- Fewer holiday shoppers bought gifts during the five-day holiday shopping period from Black Friday to Cyber Monday and those who did spent less as the sales season started early this year, according to the National Retail Federation.
- Average spending on gifts, decoration and food was $311.75 down about $50 from last year, the retail trade group said.
- On a call with reporters, NRF Chief Executive and President Matt Shay said consumers are still enthusiastic about celebrating the season and indicated that they have half of their shopping to finish.
Fewer holiday shoppers bought gifts during the five-day period from Black Friday to Cyber Monday and those who did spent less as the sales season started early this year, according to the National Retail Federation.
The retail trade group said about 186.4 million holiday shoppers bought holiday gifts, food or decorations from Thanksgiving to Cyber Monday. That's less than the 189.6 million shoppers who bought items during that period last year, but higher than the 165.8 million who shopped in 2018.
Average spending on gifts, decoration and food was $311.75 down about $50 from last year, the NRF said.
On a call with reporters, NRF Chief Executive and President Matt Shay said shoppers concentrated less of their shopping during the weekend since many began buying items in October. Yet he said Americans are still enthusiastic about celebrating the season and indicated that they have half of their shopping to finish.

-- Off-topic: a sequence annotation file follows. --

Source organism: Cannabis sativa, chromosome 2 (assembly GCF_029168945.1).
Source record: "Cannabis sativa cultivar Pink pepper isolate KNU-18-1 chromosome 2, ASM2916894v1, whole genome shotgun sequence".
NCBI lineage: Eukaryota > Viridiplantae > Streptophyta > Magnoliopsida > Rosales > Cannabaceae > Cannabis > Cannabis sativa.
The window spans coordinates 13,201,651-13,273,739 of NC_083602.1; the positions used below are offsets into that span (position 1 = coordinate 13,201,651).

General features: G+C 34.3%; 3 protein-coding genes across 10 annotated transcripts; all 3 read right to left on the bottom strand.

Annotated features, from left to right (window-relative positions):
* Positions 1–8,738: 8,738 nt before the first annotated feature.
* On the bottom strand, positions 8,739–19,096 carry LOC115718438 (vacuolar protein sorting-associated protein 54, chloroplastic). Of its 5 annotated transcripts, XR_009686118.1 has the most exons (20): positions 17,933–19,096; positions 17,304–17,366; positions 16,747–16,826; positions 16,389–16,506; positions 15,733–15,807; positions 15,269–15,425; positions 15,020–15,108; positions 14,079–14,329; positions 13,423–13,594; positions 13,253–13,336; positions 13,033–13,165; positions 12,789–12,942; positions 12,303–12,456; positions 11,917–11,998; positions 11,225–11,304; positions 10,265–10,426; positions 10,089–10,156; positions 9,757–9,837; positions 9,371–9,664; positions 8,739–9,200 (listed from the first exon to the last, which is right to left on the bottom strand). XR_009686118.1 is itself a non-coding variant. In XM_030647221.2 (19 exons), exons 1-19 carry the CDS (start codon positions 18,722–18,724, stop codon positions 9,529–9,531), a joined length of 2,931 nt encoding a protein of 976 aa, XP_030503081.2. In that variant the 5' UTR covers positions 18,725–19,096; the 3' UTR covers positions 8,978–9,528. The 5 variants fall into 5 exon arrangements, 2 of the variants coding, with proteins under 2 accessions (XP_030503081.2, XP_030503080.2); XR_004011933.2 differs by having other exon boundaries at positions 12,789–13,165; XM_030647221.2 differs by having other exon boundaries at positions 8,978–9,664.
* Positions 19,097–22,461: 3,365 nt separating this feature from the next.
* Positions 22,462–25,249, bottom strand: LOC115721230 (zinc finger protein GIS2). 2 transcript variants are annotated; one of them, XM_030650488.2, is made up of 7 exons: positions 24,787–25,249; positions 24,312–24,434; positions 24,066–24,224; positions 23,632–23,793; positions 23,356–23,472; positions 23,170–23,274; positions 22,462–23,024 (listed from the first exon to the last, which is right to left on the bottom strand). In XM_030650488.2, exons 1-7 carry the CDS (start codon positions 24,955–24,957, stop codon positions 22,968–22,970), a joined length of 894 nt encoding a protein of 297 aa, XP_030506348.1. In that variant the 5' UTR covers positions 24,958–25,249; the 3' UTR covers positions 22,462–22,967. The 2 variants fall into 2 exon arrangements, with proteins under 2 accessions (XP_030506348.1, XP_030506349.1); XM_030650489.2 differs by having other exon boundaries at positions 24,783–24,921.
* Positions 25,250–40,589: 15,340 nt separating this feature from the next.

This year, online shopping played a more important role for retailers during Black Friday weekend. Shay said about 57% of holiday shoppers indicated they plan to shop more online because of the pandemic. Those new habits cut across consumers of all ages and backgrounds, he said.
"As the coronavirus cases have spiked across the country over the past few weeks, we continue to see consumers prioritize their personal health and safety as well as public health and the health of the communities in which they live and work," Shay said. "They continue to adjust their shopping behavior online to avoid large crowds."
That played out during Black Friday weekend, Shay said. The number of shoppers who bought items online only during the weekend increased by 44% to 95.7 million shoppers.
Even with the significant shift to online shopping this year, Shay said he expects crowds to return to stores for Black Friday in the future. He said Americans will have "enormous pent-up demand" to socialize and resume traditions after the Covid-19 vaccine.
"I wouldn't be surprised if Black Friday next year was the biggest in history," he said.
The NRF expects 2020 holiday sales to rise, as Americans spend less on travel and dining out and put that money toward gifts instead. It predicted that spending will increase by between 3.6% and 5.2% year over year, amounting to between $755.3 billion and $766.7 billion.
On average, holiday sales have risen by 3.5% for the past five years, according to the NRF. The sales forecast excludes car dealers, gas stations and restaurants. They increased 4% to $729.1 billion last year, NRF said.
Yet even the timing of the industry group's forecast for this year illustrated uncertainty about how the pandemic and recession will influence consumer behavior. The NRF usually shares its holiday sales expectations in early October. This year, it delayed that outlook until late November.
This is a breaking news story. Please check back for updates.
Source: Read Full Article